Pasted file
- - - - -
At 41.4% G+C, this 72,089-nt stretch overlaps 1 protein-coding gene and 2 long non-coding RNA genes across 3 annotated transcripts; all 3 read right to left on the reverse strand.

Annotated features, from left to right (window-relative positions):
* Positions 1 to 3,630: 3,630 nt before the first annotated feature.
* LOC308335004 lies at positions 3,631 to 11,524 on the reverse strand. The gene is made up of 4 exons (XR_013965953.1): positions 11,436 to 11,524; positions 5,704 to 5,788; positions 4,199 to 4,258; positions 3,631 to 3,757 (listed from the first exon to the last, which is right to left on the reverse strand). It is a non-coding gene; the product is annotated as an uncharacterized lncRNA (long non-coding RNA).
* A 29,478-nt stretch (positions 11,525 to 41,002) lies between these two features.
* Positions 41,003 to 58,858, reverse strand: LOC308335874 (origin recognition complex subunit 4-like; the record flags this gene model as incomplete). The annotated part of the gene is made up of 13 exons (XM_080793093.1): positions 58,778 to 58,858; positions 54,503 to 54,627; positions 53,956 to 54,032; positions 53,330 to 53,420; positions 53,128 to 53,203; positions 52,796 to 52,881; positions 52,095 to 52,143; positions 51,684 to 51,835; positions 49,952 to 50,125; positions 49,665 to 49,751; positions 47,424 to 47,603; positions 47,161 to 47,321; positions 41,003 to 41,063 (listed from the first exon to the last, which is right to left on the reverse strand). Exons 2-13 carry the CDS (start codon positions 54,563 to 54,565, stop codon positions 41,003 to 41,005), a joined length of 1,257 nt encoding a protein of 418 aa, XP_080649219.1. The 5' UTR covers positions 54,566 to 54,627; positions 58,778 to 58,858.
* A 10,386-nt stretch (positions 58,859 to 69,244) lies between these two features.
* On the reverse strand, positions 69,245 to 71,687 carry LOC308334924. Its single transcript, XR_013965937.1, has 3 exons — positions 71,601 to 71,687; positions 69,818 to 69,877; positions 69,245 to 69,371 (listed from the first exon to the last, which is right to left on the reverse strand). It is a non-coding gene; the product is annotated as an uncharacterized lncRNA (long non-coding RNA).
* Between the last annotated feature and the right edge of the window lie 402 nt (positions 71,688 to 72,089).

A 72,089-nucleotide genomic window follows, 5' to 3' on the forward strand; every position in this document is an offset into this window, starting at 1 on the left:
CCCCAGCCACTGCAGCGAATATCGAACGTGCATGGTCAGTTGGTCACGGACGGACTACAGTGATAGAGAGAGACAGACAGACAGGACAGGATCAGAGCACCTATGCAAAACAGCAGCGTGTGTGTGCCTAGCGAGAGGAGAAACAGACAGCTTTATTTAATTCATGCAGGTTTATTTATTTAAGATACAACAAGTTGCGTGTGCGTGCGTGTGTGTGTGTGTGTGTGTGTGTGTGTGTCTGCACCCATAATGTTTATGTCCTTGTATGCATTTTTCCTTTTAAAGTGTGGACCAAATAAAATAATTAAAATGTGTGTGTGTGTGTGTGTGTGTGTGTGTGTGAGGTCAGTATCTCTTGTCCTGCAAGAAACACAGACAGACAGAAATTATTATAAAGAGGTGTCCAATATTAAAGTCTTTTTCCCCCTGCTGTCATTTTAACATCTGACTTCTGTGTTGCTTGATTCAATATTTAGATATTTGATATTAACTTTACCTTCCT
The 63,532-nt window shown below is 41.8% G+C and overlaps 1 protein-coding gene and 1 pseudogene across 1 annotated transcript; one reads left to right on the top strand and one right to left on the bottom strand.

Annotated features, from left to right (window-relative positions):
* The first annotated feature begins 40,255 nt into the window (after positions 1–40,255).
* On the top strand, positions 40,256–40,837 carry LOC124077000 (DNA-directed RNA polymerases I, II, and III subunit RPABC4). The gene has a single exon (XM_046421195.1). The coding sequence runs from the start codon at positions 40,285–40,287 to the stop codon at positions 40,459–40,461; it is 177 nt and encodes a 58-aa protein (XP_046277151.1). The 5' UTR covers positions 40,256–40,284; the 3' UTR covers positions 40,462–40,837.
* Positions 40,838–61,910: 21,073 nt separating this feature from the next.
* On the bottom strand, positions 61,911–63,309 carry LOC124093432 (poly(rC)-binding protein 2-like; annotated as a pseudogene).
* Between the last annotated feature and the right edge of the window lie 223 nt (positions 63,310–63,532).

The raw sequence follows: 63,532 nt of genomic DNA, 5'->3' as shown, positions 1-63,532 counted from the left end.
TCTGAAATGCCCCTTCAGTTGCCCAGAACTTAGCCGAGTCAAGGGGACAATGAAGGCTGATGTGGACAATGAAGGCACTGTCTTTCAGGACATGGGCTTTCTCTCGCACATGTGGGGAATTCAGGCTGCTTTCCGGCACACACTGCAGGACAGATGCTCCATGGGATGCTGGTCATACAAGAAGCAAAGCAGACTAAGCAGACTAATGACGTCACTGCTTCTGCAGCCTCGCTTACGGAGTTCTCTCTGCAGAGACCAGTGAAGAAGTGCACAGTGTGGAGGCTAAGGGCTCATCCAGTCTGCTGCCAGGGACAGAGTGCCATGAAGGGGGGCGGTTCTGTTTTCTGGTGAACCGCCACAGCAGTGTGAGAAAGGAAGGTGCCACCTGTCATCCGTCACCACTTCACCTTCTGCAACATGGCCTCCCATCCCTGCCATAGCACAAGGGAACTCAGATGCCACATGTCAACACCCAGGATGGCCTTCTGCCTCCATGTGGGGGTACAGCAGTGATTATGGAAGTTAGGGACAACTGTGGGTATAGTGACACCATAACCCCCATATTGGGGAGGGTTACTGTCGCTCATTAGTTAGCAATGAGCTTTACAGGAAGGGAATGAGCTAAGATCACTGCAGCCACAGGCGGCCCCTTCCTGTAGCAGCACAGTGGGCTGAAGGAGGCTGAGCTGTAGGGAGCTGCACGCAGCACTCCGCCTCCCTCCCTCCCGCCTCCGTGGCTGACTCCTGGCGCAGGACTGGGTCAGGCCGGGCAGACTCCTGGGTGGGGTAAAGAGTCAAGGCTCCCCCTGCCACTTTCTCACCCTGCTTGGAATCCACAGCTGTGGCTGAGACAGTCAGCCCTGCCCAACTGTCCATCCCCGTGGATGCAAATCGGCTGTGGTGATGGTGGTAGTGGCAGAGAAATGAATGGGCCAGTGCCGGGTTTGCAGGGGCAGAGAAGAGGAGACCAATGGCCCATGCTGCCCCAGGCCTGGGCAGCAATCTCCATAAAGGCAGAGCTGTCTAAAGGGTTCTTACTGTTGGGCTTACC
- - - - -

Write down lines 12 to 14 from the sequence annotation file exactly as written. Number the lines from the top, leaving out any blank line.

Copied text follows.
The 63,532-nt window shown below is 41.8% G+C and overlaps 1 protein-coding gene and 1 pseudogene across 1 annotated transcript; one reads left to right on the top strand and one right to left on the bottom strand.

Annotated features, from left to right (window-relative positions):
* The first annotated feature begins 40,255 nt into the window (after positions 1–40,255).